providing an air moving apparatus coupled draw cooling air into the cabinet;
the air moving apparatus drawing the cooling air external to the cabinet into the first interspace region;
the cooling air entering the cabinet through a plurality of side inlet orifices defined by the first side surface and exiting the cabinet through a plurality of bottom exhaust orifices defined by the bottom surface;
directing the cooling air over the plurality of electronic modules in a substantially horizontal manner and substantially parallel to the front surface and the rear surface;
the cooling air subsequently entering the second interspace region; and
exhausting the cooling air from the cabinet, wherein the cooling air removes at least 8,000 Watts of thermal energy from the cabinet.
9. A method of cooling electronic modules in a cabinet, comprising:
the cabinet including a first side surface, a second side surface, a front surface and a rear surface, wherein the front surface-has a first front peripheral portion, a second front peripheral portion and a front central portion, wherein at least one of the first front peripheral portion and the second front peripheral portion define a plurality of front surface exhaust orifices;
providing a plurality of chassis inside of the cabinet, wherein the plurality of chassis and the first side surface define a first interspace region, and wherein the plurality of chassis and the second side surface define a second interspace region;
providing a plurality of electronic modules coupled to each of the plurality of chassis, wherein the plurality of electronic modules are substantially horizontally disposed within each of the plurality of chassis, and wherein at least a portion of the plurality of electronic modules produce more than 150 Watts of thermal energy each;
providing an air moving apparatus coupled draw cooling air into the cabinet;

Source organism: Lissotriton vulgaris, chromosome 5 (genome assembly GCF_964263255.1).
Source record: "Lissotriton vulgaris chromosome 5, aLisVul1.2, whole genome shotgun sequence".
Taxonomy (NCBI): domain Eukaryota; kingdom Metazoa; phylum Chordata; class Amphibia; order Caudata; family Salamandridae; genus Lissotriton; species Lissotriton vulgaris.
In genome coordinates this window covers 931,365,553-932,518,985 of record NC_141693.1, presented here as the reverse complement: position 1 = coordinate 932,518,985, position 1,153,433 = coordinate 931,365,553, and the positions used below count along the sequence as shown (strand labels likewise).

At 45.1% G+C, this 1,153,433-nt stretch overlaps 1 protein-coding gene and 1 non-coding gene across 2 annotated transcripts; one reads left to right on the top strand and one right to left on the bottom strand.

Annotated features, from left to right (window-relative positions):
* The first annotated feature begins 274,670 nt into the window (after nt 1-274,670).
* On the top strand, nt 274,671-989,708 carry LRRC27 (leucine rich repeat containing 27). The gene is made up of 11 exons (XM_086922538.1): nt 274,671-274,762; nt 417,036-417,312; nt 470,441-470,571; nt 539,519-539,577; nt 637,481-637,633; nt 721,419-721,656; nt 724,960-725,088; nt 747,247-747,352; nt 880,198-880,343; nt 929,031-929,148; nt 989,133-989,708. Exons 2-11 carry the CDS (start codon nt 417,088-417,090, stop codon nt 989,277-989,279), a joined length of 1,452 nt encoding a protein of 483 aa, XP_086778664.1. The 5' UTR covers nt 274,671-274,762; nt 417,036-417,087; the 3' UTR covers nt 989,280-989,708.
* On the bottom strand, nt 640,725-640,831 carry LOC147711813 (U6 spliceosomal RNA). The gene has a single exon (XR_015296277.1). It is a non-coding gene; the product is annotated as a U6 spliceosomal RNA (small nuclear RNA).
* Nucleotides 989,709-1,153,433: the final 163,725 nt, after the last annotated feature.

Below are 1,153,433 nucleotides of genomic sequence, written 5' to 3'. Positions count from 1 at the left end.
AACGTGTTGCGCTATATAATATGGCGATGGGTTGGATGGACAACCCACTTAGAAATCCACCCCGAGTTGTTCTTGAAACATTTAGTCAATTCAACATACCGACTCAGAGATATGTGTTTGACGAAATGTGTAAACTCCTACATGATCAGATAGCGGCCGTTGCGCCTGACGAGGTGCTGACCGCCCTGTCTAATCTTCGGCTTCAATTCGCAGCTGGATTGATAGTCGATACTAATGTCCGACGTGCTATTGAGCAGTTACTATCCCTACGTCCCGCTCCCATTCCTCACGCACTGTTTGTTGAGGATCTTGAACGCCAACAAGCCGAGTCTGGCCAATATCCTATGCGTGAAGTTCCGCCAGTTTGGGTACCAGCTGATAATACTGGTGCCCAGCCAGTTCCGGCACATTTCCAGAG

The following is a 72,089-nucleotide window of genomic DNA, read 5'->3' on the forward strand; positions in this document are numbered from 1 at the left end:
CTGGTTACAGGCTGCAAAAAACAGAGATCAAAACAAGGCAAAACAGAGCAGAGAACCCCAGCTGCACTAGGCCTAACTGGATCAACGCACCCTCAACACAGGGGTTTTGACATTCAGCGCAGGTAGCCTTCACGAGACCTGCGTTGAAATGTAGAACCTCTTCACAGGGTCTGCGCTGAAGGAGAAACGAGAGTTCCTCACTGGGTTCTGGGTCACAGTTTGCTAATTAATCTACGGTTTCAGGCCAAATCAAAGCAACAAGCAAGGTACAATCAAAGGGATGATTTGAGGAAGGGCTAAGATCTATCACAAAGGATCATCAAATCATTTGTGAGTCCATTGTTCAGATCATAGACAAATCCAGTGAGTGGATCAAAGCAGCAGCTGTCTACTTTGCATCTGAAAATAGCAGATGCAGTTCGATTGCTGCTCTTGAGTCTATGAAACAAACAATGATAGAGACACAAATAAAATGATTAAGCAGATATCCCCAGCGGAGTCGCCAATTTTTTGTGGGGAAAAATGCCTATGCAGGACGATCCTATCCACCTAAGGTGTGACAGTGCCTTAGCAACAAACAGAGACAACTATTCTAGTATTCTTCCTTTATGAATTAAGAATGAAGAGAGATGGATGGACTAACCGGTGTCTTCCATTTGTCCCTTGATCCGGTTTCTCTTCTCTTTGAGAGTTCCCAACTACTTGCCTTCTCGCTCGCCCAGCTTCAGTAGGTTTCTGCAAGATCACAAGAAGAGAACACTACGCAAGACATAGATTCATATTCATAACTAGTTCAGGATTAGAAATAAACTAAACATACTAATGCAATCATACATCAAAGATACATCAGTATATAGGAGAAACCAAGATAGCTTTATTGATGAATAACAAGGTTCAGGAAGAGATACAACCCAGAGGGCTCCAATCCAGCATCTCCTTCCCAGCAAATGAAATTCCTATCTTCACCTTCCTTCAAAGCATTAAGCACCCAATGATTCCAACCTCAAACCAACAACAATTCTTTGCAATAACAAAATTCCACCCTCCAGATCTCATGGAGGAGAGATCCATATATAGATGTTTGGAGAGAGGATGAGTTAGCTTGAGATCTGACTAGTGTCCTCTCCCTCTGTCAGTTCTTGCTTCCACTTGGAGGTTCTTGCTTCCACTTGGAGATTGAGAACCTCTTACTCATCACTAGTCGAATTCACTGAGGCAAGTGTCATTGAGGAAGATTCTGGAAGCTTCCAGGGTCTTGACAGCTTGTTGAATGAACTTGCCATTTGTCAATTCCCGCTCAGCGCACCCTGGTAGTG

the air moving apparatus drawing the cooling air external to the cabinet into the first interspace region;
directing the cooling air over the plurality of electronic modules in a substantially horizontal manner and substantially parallel to the front surface and the rear surface;
the cooling air subsequently entering the second interspace region;
exhausting the cooling air from the cabinet, wherein the cooling air removes at least 8,000 Watts of thermal energy from the cabinet; and
the cooling air exiting the cabinet through the plurality of front surface exhaust orifices without substantially impinging on a front outward projection space of the front central portion.
10. A method of cooling electronic modules in a cabinet, comprising:
the cabinet including a first side surface, a second side surface, a front surface and a rear surface, wherein the rear surface has a first rear peripheral portion, a rear second peripheral portion and a rear central portion, wherein at least one of the first rear peripheral portion and the second rear peripheral portion define a plurality of rear surface exhaust orifices;
providing a plurality of chassis inside of the cabinet, wherein the plurality of chassis and the first side surface define a first interspace region, and wherein the plurality of-chassis and the second side surface define a second interspace region;
providing a plurality of electronic modules coupled to each of the plurality of chassis, wherein the plurality of electronic modules are substantially horizontally disposed within each of the plurality of chassis, and wherein at least a portion of the plurality of electronic modules produce more than 150 Watts of thermal energy each;
providing an air moving apparatus coupled draw cooling air into the cabinet;
the air moving apparatus drawing the cooling air external to the cabinet into the first interspace region;
directing the cooling air over the plurality of electronic modules in a substantially horizontal manner and substantially parallel to the front surface and the rear surface;
the cooling air subsequently entering the second interspace region;
exhausting the cooling air from the cabinet, wherein the cooling air removes at least 8,000 Watts of thermal energy from the cabinet; and
the cooling air exiting the cabinet through the plurality of rear surface exhaust orifices without substantially impinging on a rear outward projection space of the rear central portion.
Description
BACKGROUND OF THE INVENTION